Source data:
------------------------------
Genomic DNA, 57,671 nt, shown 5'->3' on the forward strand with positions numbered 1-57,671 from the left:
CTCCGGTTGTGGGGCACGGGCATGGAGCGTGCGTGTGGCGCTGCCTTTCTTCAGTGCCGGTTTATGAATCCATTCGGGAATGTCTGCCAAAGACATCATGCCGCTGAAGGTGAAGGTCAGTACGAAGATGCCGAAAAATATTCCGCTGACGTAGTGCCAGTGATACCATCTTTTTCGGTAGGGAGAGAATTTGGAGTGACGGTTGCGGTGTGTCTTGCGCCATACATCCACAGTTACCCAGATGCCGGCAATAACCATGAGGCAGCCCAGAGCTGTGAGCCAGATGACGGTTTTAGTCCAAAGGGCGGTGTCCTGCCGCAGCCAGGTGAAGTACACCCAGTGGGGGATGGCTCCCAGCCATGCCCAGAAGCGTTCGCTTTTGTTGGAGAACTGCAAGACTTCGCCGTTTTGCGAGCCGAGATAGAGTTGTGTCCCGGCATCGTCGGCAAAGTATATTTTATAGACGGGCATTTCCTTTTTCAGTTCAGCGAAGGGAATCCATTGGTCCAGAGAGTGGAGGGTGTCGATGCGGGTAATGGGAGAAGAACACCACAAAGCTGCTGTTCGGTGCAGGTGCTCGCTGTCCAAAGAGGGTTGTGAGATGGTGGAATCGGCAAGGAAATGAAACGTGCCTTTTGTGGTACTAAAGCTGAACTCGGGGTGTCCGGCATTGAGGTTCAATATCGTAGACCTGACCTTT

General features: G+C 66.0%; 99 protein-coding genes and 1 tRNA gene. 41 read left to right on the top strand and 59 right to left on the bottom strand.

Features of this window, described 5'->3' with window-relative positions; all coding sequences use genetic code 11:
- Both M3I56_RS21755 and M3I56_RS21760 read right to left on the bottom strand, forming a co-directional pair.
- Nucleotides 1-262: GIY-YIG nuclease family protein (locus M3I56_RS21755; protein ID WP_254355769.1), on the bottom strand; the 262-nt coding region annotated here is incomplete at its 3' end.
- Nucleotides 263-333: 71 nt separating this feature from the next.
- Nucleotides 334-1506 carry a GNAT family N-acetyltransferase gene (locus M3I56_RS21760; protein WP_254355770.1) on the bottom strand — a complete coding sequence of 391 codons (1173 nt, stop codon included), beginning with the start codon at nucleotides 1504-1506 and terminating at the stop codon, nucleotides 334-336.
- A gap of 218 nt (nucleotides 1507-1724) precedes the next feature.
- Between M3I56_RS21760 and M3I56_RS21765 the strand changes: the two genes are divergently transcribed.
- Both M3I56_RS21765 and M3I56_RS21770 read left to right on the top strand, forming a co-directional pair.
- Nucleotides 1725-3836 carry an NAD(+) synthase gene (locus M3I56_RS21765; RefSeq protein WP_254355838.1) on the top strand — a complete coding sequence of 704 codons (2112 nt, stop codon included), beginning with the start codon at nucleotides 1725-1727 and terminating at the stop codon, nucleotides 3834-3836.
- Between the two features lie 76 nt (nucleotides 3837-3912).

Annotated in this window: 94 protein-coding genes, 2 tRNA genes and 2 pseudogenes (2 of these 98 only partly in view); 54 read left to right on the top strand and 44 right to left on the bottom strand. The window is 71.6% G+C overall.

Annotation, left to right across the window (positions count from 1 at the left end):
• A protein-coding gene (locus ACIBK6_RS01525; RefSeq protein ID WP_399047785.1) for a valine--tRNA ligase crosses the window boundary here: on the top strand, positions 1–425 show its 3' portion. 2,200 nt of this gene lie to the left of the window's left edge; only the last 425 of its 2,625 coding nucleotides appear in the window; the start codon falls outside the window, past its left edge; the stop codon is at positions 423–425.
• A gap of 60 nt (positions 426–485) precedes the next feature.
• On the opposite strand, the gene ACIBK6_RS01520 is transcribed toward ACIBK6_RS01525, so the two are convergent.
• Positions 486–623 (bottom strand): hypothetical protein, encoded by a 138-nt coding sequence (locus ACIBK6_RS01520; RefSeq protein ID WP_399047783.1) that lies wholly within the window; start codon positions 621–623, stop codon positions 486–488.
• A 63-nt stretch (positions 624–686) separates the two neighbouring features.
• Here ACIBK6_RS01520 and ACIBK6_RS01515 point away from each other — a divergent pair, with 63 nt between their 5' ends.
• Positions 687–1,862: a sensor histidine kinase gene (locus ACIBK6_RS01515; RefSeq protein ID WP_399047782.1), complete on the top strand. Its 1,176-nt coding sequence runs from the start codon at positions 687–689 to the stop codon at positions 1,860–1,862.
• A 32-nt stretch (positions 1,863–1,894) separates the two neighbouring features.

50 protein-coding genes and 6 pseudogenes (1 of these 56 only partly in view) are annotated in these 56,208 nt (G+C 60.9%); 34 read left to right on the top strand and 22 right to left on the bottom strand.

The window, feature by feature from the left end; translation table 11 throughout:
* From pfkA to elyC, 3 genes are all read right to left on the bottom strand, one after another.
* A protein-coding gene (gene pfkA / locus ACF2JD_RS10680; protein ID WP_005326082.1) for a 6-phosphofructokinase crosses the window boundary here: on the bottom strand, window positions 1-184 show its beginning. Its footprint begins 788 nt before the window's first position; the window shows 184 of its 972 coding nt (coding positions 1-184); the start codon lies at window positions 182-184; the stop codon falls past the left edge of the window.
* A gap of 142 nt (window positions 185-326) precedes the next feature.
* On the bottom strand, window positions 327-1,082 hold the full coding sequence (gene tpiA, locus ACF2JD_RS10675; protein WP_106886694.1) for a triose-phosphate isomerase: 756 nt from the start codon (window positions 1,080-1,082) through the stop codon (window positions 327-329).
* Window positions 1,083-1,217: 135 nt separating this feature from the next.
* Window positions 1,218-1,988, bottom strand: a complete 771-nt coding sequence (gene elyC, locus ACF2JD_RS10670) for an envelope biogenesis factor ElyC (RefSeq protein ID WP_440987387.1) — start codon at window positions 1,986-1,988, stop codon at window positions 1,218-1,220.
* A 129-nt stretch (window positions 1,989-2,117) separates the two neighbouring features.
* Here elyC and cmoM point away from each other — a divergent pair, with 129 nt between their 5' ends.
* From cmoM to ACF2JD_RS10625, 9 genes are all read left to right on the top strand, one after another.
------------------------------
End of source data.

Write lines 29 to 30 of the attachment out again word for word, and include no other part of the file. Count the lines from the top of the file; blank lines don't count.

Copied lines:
* On the bottom strand, window positions 327-1,082 hold the full coding sequence (gene tpiA, locus ACF2JD_RS10675; protein WP_106886694.1) for a triose-phosphate isomerase: 756 nt from the start codon (window positions 1,080-1,082) through the stop codon (window positions 327-329).
* Window positions 1,083-1,217: 135 nt separating this feature from the next.